But since that event, the Obama Administration poorly executed the rollout of the federal Obamacare exchange website, Healthcare.gov, and millions of Americans have seen their health plans canceled because of the law’s regulations.
A poll released this week by Harvard University found that Millennials, particularly those who are college-aged, are disenfranchised by President Barack Obama. This crucial voting bloc disapproves of his job performance and 52% of 18- to 24-year-olds would vote to recall him, if they could. What’s more, 57% of young people disapprove of Obamacare.
Republicans immediately seized on the numbers. “Young Americans put President Obama in office, but don’t think that means they agree with how he is handling his job as President,” said Raffi Williams, Deputy Press Secretary for the Republican National Committee, in an emailed statement. “Obama has increased Millennials insurance premiums and lied to them about keeping their coverage.”
“Young Americans aren’t daft, they know a bad deal when they see one and that is why they are abandoning the President and no amount of spin can change the facts that just like MySpace, Millenials are over Obama,” he added.
Williams is absolutely right.
President Obama’s economic policies, including Obamacare, have really hit young people hard. They are having a difficult time finding jobs or are underemployed, and those who graduate from college are leaving school with an average of $29,400 in student loan debt.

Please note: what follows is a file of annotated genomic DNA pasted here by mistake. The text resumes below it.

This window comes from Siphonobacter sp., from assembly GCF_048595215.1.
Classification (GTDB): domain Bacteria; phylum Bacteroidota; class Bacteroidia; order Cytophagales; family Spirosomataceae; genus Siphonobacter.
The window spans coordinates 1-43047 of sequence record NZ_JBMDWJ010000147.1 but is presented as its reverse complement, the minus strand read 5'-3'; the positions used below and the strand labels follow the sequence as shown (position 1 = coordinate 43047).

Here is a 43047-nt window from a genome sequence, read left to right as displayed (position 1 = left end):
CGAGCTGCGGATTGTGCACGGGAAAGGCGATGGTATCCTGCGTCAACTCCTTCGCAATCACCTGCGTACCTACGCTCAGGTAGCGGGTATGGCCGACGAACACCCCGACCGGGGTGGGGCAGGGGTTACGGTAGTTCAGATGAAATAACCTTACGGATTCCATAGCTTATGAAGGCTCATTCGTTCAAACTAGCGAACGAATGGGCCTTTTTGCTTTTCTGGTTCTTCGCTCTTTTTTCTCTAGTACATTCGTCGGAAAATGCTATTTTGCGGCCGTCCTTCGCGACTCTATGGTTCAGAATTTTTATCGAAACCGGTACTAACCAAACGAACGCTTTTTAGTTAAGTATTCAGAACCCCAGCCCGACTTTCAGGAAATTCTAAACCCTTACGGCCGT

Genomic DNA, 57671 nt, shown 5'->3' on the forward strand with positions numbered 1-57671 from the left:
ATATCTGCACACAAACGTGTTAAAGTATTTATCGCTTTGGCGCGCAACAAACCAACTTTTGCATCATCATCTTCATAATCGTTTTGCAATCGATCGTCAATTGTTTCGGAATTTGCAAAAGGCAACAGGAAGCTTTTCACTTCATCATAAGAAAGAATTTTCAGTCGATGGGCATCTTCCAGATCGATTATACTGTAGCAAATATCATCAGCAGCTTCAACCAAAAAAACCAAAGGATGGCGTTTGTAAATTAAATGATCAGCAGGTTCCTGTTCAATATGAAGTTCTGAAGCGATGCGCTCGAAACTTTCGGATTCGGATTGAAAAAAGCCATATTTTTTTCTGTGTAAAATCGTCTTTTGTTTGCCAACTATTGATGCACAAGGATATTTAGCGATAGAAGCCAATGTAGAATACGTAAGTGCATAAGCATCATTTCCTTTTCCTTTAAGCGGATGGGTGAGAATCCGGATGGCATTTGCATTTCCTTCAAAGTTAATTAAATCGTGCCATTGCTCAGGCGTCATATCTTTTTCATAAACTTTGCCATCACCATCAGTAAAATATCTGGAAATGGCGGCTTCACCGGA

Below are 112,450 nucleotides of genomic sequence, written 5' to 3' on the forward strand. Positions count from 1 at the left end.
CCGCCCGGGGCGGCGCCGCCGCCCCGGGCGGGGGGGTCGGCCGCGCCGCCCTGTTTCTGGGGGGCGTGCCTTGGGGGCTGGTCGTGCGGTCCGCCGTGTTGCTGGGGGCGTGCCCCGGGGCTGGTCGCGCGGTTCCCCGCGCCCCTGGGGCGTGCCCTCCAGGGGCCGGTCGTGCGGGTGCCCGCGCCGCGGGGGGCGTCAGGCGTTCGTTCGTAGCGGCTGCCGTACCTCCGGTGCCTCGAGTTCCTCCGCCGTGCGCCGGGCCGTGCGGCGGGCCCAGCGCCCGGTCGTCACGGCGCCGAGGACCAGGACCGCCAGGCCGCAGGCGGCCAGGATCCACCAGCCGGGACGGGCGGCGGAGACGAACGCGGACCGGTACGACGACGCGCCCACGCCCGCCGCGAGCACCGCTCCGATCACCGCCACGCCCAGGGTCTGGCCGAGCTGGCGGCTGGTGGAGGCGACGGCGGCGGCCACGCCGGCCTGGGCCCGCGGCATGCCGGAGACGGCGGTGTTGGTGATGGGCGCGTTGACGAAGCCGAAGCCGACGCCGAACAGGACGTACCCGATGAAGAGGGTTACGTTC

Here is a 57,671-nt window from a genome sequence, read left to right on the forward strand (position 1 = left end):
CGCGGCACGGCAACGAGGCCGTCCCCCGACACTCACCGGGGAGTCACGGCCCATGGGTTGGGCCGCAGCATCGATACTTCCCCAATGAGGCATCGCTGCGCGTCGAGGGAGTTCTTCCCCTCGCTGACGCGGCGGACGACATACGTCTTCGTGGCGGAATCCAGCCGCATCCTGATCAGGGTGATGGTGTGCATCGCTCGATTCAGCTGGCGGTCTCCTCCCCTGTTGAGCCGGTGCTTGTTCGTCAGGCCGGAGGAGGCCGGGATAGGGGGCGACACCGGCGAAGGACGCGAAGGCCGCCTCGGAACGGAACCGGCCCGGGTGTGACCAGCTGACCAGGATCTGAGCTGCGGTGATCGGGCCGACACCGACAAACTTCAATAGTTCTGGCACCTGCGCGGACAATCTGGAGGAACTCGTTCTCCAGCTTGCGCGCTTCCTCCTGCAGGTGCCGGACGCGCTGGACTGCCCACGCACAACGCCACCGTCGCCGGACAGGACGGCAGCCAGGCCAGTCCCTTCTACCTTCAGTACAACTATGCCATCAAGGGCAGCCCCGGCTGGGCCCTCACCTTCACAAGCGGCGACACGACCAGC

After The Guardian reported that only 1 percent of the files leaked by Edward Snowden have been published, the Washington Post reported that the NSA also tracks location data from mobile phone users around the world, allowing the agency to gather “nearly 5 billion records a day.”
The NSA is able to do that because it manages to tap into the mobile networks’ cables that happen to serve worldwide cellphones as well as U.S. phones. The NSA does that to collect information regarding its targets.
With this data in its power, the NSA locates and analyzes data from cellphones anywhere in the world. This represents an effort that might have no matching historical precedent since analysts can use this data to retrace cellphones’ movements and uncover potential relationships among users anywhere.